Such induction into the service, and the inculcation of academic and professional ethos and standards ensured the better execution of our mission, a process which on many occasions moved our country forward. I believe that these are virtuous qualities which will continue to serve our country well into the future.
In the years I served him directly on a daily basis, I was struck by the man's love for his country, his patriotism, which came through in all he did. The country went through a most difficult period as we faced a huge backlash to the land reform programme. The issues of sanctions and the illegal regime change agenda have now been documented in various biographies of some of the players.
In his famous speech to the World Summit on Sustainable Development in Johannesburg, South Africa, in 2002, his "Blair keep your England and I keep my Zimbabwe" speech was an expression of this deep love for his country and the frustration he was experiencing from the then British Prime Minister Tony Blair.
I remember one day when we flew in the presidential helicopter from Gweru to Harare in the late afternoon. I could see him survey the landscape of Zimbabwe through the window.
I followed his gaze to the African sunset, well-known for its beauty, and watched the rays of the sun dance on the savannah landscape below through the double glass fronting the windows. It was very beautiful.
We were caught in the moment and I made the remark that Zimbabwe was a very beautiful country. The former president, in his quick and witty way, remarked that this beauty and riches which lay in the land was the reason why 'the British would not let us be!"
For Zimbabweans of course, this country is not only beautiful, but it is the only one we have got. It is the reason why thousands of heroic comrades, country men, women and children paid the ultimate price during the liberation war.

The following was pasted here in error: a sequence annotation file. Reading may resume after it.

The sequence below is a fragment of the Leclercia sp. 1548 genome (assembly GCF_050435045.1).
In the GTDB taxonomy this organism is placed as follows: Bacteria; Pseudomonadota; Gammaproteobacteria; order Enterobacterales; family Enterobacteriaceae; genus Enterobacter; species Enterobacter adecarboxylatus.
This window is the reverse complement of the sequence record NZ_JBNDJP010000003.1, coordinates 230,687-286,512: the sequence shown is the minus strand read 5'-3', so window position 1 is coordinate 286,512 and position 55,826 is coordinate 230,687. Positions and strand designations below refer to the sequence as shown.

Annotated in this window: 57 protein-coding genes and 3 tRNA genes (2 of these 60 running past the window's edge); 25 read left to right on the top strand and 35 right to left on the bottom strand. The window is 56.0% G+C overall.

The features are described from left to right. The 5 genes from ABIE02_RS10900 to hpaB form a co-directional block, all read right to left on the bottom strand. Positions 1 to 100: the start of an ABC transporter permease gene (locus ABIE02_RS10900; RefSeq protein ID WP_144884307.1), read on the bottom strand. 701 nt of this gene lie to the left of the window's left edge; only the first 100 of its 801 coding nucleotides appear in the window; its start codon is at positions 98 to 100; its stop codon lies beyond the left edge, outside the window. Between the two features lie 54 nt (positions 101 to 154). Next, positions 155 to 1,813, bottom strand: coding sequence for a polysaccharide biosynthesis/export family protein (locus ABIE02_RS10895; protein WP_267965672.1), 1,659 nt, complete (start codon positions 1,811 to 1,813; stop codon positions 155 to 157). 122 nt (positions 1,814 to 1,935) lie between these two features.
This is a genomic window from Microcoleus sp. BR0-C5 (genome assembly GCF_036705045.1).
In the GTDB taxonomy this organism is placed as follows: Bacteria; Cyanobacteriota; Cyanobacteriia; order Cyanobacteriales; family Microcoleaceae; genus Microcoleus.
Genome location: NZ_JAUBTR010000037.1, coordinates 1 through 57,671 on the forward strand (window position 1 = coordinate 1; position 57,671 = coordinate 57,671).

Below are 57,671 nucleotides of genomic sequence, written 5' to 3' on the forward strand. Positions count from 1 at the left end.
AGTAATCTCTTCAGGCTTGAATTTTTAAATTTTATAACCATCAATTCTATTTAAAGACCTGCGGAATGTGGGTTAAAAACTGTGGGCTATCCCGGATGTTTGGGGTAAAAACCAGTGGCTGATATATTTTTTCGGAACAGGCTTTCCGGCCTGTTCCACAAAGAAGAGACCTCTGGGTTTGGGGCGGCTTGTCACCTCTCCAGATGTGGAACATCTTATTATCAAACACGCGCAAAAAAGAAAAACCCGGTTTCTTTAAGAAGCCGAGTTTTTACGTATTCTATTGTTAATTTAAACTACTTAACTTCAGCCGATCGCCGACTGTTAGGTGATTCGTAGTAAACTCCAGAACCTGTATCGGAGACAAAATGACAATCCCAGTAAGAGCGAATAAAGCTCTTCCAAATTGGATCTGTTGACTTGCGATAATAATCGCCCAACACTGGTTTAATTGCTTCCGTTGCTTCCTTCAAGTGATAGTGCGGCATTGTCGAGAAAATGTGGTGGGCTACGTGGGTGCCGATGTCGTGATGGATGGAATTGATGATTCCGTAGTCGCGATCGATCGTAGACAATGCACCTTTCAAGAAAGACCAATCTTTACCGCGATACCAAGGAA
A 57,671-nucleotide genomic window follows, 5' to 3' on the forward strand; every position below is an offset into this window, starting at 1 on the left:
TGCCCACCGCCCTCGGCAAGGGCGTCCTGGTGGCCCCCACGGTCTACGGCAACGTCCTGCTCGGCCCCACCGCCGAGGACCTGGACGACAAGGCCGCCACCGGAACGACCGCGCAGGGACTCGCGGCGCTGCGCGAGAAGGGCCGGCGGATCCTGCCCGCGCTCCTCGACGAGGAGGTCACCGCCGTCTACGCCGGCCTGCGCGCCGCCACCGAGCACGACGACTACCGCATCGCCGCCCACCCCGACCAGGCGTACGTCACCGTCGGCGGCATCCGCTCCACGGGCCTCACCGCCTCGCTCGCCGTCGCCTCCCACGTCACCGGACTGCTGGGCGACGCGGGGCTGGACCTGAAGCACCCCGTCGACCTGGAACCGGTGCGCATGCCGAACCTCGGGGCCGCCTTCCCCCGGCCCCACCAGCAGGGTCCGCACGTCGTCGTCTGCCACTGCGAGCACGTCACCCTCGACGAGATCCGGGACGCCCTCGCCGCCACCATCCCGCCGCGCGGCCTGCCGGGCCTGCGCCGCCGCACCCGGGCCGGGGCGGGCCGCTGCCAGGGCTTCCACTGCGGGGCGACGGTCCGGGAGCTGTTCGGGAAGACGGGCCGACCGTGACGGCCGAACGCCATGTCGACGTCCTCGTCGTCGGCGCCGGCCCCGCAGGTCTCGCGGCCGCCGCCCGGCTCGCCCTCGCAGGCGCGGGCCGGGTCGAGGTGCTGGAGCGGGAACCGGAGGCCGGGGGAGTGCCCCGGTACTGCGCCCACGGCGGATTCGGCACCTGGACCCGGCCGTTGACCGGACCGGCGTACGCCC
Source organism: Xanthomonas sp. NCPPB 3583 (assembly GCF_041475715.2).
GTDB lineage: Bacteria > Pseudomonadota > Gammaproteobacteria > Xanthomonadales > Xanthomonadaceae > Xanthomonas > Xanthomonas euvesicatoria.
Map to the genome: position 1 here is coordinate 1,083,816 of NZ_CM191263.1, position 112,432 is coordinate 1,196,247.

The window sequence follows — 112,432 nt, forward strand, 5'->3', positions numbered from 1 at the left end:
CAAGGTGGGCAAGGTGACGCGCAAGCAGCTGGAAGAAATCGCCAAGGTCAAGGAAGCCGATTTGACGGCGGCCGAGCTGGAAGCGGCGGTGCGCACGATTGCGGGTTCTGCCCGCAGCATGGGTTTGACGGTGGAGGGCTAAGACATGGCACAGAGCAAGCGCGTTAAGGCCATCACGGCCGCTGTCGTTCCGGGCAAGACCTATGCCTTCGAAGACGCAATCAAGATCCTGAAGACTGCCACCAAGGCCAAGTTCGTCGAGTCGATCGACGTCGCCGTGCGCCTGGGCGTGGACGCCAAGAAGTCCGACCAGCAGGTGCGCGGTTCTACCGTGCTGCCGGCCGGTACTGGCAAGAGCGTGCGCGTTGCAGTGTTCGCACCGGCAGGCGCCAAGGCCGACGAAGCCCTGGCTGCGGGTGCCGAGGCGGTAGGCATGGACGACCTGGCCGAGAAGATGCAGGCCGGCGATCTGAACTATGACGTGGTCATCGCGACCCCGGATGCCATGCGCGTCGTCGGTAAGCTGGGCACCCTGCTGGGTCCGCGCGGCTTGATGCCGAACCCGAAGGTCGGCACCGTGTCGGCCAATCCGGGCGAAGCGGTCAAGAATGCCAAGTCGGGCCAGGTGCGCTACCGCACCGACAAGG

Mugabe's patriotism also found expression in his policies. He gave meaning and content to the emancipation of his people through a whole range of policy thrusts in various sectors, especially in his early years in office where education probably stands out as the most successful.
Land reform and the economic empowerment of indigenous Zimbabweans were to define his later years in power. In 2000, he said to me at one point that he could not allow a situation where each time he drove on a major highway, he would be seized by the realisation that his people owned only the road on which he was driving and the few metres on either side of it, while most of the rich pasture and agricultural land as far as the eye could see, to the horizon, belonged to the white commercial farmers. This had to be rectified.
His achievement in this regard cannot be taken away from him. Sure, there will be debate on the impact of his policies, but Zimbabweans know that he meant well and was serious in his quest to empower them. Mugabe was a principled and very genuine person. These policies were later extended to minerals and other sectors of the economy. The death of Mugabe must also focus our minds to the task which remains to be done.
Mugabe's focus on the African personality and the need to progress it, all over the world always came to the forefront. He followed the progress made by Africans everywhere in sport, the arts, film (even the Oscars were a focus), law and politics, science and technology, and in the diaspora, inclusive of African Americans who had a special place in his heart. His own intractable stand-off with Blair ignited by the land issue was in my humble submission never foisted for resolution on Barack Obama, the 44th President of the United States, who pledged to resolve the intractable problems of the world, such as Cuba.